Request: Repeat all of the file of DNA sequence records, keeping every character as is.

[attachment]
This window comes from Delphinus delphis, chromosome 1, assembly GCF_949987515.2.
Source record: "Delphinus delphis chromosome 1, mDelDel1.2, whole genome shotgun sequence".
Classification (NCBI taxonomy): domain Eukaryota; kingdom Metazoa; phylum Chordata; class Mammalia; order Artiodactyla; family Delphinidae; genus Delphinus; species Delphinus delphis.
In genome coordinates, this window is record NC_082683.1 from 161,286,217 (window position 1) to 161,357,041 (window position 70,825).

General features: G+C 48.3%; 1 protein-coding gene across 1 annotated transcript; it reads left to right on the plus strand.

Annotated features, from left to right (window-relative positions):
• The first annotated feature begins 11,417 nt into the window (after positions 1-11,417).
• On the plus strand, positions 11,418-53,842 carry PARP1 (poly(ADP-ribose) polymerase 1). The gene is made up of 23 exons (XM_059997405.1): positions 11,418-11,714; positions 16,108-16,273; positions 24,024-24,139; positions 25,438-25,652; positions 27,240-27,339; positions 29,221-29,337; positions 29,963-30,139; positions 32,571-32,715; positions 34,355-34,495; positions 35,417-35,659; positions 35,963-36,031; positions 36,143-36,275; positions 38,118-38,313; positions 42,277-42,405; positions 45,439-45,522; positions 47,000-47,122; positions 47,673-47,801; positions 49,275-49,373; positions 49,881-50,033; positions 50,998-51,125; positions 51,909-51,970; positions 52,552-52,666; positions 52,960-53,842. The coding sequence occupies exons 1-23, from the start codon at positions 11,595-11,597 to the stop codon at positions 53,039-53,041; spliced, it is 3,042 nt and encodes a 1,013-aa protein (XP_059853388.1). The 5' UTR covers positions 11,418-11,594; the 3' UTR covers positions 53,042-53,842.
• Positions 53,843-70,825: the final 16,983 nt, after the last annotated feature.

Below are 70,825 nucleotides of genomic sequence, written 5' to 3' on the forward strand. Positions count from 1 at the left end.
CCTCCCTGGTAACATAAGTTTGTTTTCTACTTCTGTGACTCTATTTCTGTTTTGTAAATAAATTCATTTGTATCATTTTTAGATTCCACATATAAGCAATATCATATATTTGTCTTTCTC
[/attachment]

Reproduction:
This window comes from Delphinus delphis, chromosome 1, assembly GCF_949987515.2.
Source record: "Delphinus delphis chromosome 1, mDelDel1.2, whole genome shotgun sequence".
Classification (NCBI taxonomy): domain Eukaryota; kingdom Metazoa; phylum Chordata; class Mammalia; order Artiodactyla; family Delphinidae; genus Delphinus; species Delphinus delphis.
In genome coordinates, this window is record NC_082683.1 from 161,286,217 (window position 1) to 161,357,041 (window position 70,825).

General features: G+C 48.3%; 1 protein-coding gene across 1 annotated transcript; it reads left to right on the plus strand.

Annotated features, from left to right (window-relative positions):
• The first annotated feature begins 11,417 nt into the window (after positions 1-11,417).
• On the plus strand, positions 11,418-53,842 carry PARP1 (poly(ADP-ribose) polymerase 1). The gene is made up of 23 exons (XM_059997405.1): positions 11,418-11,714; positions 16,108-16,273; positions 24,024-24,139; positions 25,438-25,652; positions 27,240-27,339; positions 29,221-29,337; positions 29,963-30,139; positions 32,571-32,715; positions 34,355-34,495; positions 35,417-35,659; positions 35,963-36,031; positions 36,143-36,275; positions 38,118-38,313; positions 42,277-42,405; positions 45,439-45,522; positions 47,000-47,122; positions 47,673-47,801; positions 49,275-49,373; positions 49,881-50,033; positions 50,998-51,125; positions 51,909-51,970; positions 52,552-52,666; positions 52,960-53,842. The coding sequence occupies exons 1-23, from the start codon at positions 11,595-11,597 to the stop codon at positions 53,039-53,041; spliced, it is 3,042 nt and encodes a 1,013-aa protein (XP_059853388.1). The 5' UTR covers positions 11,418-11,594; the 3' UTR covers positions 53,042-53,842.
• Positions 53,843-70,825: the final 16,983 nt, after the last annotated feature.

Below are 70,825 nucleotides of genomic sequence, written 5' to 3' on the forward strand. Positions count from 1 at the left end.
CCTCCCTGGTAACATAAGTTTGTTTTCTACTTCTGTGACTCTATTTCTGTTTTGTAAATAAATTCATTTGTATCATTTTTAGATTCCACATATAAGCAATATCATATATTTGTCTTTCTC